UPDATE: 3rd September 2020

Following the Board of Directors meeting that took place today (3rd September) it has been agreed that our current suspension of all group activities and home visiting services will remain in place until the end of 2020. We will be working with our group leaders and volunteer befrienders in the coming months with the intention of seeing a resumption of these services early in 2021.

STILL OPERATING: our Phone Buddy Scheme is still operational and we welcome applications from any volunteers wishing to become Phone Buddies.

With effect from 1st January 2020 we now carry out DBS checks or a PVG Disclosure Check (for Scotland) on all befriending services volunteers....you can read more about the DBS Check process by downloading our DBS Factsheet(Click here to open/download)

We provide two national befriending services: the National Visitors Network (NVN) & Phone Buddy Scheme.

Supported by the Civil Service Insurance Society Charity Fund, the NVN is our home befriending service and one of our flagship charitable services. It offers companionship to any CSRF beneficiary (retired civil servant, partner or dependant) by way of a home visit.

Our Phone Buddy Scheme provides a little bit of company and friendly social contact plus it helps to reduce feelings of loneliness and increases motivation and confidence. This regular chat also provides a vital link into the community to those who can be socially isolated because of restricted mobility or lack of accessibility to public transport. Our volunteer buddies are able to provide a listening ear, confidential support, regular contact, conversation and signposting to other services that might be of interest.

Pictured above: Befriender Alex (right) during a visit to retired civil servant Jess

How does the NVN work?

The first visit is arranged through us with one of our trained volunteers, it’s a social call in the person’s own home; a chat over a cup of tea.  They then decide between the two of them how often they’d like the visits to take place.  They usually last around an hour each time. Our volunteers are not able to assist with domestic tasks, money or personal care, visits are purely for a social purpose to help relieve isolation and loneliness.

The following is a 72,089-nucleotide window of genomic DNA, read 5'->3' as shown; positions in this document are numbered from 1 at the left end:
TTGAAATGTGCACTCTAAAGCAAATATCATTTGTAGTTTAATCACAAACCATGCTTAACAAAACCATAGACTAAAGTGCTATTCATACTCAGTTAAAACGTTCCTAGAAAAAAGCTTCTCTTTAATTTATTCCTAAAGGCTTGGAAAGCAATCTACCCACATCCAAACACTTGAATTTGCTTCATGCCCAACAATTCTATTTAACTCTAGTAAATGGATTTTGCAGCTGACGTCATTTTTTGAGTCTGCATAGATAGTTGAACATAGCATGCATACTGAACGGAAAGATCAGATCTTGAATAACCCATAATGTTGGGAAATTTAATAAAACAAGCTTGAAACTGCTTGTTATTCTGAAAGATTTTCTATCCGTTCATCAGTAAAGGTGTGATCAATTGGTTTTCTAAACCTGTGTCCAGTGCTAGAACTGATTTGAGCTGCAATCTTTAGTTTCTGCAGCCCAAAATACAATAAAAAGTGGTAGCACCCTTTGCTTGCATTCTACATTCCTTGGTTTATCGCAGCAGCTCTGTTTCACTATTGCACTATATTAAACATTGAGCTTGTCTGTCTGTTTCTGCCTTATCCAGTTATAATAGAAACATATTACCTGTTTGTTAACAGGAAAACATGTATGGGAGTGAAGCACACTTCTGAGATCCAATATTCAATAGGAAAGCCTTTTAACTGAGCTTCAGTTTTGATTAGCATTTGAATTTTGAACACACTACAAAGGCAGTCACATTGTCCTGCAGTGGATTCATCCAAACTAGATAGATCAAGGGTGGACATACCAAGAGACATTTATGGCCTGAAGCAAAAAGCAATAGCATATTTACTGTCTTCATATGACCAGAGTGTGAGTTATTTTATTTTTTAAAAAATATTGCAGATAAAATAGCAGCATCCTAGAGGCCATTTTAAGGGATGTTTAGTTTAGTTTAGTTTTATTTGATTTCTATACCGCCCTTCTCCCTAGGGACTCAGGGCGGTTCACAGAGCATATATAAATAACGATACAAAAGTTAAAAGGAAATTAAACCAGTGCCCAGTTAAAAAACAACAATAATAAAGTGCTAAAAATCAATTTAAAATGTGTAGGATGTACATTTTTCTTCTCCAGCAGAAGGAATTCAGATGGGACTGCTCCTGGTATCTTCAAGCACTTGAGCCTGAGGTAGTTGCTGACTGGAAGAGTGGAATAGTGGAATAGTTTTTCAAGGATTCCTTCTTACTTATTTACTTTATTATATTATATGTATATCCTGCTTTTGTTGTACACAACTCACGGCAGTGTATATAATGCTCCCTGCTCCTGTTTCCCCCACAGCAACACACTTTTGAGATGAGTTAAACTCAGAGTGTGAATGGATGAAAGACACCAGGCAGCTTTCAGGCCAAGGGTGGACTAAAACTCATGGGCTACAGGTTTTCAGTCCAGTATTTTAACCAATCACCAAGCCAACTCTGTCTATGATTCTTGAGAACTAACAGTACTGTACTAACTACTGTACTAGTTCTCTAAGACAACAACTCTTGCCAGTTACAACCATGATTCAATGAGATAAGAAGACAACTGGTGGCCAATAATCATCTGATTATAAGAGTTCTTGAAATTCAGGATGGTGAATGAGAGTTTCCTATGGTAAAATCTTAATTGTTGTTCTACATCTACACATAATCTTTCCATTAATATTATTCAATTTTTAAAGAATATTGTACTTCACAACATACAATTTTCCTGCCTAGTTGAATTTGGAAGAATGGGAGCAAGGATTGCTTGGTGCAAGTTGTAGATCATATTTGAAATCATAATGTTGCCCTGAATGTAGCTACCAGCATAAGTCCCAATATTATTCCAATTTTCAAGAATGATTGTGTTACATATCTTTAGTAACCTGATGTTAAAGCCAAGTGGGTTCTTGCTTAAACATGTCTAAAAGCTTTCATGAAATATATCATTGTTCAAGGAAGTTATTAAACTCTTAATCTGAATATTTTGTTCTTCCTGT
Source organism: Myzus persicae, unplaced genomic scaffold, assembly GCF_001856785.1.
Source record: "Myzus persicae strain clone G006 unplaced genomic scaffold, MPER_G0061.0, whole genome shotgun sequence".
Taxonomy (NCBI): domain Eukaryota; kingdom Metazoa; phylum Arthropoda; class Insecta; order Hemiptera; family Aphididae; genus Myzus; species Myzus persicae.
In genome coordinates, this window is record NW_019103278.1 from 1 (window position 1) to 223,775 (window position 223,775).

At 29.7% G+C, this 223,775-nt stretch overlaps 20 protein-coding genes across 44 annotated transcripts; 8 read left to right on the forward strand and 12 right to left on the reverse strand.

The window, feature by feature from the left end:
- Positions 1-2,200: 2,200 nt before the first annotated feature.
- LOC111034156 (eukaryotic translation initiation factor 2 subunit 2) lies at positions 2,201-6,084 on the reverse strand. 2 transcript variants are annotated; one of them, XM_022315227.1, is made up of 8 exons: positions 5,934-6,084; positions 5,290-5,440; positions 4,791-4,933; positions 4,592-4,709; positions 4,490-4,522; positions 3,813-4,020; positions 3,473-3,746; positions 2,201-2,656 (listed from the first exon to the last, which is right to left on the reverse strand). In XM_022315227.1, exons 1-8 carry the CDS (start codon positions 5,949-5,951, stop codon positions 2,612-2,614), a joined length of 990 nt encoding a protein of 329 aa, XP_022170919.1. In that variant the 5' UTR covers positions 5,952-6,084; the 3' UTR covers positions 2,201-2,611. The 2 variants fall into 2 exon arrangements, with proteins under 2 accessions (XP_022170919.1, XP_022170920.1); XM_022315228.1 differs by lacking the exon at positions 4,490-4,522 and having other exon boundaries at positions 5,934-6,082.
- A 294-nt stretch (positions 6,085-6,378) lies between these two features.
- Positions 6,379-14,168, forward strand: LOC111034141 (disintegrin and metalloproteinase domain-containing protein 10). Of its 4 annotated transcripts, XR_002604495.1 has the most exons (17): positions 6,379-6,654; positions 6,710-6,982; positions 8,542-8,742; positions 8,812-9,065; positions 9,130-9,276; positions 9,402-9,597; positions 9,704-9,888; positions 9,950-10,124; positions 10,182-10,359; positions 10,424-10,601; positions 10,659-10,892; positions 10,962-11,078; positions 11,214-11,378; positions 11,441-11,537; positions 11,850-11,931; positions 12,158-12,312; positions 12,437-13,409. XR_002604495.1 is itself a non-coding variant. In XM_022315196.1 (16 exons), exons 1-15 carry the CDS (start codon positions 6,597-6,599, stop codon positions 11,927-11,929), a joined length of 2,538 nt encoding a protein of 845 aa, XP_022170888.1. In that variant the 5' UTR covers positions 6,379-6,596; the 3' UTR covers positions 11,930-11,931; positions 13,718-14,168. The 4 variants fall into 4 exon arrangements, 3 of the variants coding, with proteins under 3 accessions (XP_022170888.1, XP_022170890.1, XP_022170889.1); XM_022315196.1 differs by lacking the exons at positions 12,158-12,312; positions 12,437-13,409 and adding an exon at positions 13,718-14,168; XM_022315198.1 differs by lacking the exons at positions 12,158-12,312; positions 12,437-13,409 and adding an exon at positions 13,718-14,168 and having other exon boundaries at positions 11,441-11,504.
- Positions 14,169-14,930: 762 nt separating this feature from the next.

Pictured above: Befriender Katy (right) during a visit to retired civil servant Lillian

The service launched in March 2013 and is available throughout the country and has provided over 5,000 home visits since it started.

Working with our Partners

Since launching the remit of the NVN has evolved to include engagement with other partner organisations from within the public sector. We currently also welcome applications from volunteers and service users from the BT Benevolent Fund.

Pictured above: Befriender Louise (right) with retired civil servant Olive

Tackling a national issue
Age UK figures on the subject of loneliness show that half of all people aged 75 and over live alone, and 1 in 10 people aged 65 or over say they always or often feel lonely; that’s just over a million people. Shockingly, half of all the older people they surveyed consider the television their main form of company. The CSRF remains an active supporter of the Campaign to End Loneliness and is committed to help alleviate loneliness/social isolation for its beneficiaries.

Pictured above: Befriender Robert (left) during a visit to retired civil servant Betty


This service is provided entirely by volunteers who give their time generously. We are always looking for new volunteer befrienders to join the team so if you have some time we'd love to hear from you. The application process is simple and involves a registration form followed by telephone based training session to provide you with an introduction to befriending along with our expectations of volunteers. Ideally we expect volunteers to be able to commit to at least 6 months of regular visiting.

If you would like to receive a visit or call or volunteer to become a befriender you can give us a ring (all calls treated in strictest confidence) on 020 8691 7411 or email: [email protected]

Further Information: 

Fact Sheet on the Do's and Don'ts of being a Befriender